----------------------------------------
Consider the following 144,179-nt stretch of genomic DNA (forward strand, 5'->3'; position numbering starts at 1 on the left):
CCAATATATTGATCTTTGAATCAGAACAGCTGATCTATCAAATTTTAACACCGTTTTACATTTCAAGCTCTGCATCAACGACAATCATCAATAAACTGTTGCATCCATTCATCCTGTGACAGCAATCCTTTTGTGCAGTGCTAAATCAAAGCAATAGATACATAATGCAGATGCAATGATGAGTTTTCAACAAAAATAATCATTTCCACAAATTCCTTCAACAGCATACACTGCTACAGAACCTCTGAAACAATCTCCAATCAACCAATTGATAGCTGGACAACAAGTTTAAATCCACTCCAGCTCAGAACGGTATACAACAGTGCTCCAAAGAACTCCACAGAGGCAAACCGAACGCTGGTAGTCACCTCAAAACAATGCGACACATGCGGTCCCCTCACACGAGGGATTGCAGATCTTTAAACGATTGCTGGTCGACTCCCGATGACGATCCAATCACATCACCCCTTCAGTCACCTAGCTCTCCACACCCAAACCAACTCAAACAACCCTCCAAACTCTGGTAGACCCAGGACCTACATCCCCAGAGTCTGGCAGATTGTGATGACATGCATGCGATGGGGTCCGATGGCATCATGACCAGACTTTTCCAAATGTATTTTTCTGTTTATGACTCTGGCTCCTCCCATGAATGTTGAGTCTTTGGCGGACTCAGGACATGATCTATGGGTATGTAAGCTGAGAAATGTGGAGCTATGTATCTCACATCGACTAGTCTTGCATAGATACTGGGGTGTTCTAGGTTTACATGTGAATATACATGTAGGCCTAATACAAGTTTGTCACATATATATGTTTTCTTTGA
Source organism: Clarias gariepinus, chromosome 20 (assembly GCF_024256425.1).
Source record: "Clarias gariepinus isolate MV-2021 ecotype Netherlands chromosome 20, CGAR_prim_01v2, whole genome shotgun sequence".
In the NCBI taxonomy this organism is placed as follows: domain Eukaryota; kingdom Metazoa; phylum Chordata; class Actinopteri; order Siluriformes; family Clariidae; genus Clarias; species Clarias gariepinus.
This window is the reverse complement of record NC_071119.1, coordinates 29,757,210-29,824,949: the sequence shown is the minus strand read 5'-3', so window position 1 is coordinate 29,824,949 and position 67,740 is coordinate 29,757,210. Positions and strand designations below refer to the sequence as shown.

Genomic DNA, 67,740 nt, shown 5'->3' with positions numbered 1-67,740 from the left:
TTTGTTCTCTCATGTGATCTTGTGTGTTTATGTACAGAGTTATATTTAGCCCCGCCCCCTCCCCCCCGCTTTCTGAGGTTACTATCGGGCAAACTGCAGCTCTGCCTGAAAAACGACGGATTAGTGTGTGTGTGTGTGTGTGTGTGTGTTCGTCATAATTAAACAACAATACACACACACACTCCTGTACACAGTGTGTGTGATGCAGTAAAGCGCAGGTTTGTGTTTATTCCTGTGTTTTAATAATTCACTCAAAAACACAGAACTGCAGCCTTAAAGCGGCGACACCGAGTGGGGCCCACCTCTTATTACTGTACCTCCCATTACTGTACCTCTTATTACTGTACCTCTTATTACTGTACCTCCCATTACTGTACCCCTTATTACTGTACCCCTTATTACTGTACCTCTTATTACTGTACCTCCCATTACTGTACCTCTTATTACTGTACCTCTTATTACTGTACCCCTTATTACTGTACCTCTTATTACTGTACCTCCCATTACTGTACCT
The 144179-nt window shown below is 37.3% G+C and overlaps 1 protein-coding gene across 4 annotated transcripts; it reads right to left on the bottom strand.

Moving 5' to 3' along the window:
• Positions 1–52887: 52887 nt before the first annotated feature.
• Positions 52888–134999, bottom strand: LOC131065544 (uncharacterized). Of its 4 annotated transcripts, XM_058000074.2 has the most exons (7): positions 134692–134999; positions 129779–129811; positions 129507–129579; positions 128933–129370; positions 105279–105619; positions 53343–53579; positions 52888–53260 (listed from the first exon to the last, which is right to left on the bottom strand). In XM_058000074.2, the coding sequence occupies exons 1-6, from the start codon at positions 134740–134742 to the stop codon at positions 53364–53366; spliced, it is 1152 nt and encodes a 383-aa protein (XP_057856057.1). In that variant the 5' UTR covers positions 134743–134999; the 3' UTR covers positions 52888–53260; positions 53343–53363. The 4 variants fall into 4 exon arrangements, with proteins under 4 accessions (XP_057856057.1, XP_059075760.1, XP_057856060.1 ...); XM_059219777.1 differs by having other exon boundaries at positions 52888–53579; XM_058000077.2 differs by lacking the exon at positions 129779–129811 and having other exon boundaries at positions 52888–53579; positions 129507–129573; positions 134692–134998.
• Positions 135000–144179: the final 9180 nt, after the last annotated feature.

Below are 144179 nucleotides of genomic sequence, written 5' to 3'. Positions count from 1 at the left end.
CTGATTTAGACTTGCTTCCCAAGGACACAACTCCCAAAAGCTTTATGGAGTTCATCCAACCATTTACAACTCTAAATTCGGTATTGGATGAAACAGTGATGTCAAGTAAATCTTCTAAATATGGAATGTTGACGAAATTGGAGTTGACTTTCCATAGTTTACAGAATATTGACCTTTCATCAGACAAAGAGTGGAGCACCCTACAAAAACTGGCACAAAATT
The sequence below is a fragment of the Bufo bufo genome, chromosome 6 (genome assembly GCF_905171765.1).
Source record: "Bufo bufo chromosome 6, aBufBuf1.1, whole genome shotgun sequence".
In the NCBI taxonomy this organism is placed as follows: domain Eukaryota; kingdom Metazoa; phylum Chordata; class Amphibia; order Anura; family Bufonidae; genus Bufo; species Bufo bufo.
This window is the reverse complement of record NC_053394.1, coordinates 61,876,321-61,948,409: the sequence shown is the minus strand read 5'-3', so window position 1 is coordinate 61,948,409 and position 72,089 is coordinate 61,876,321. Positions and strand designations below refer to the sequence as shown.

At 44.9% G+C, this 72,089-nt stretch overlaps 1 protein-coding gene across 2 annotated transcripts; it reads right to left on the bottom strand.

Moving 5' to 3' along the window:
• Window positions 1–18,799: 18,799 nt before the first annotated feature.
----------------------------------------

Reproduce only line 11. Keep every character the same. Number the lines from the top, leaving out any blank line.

• Positions 1–52887: 52887 nt before the first annotated feature.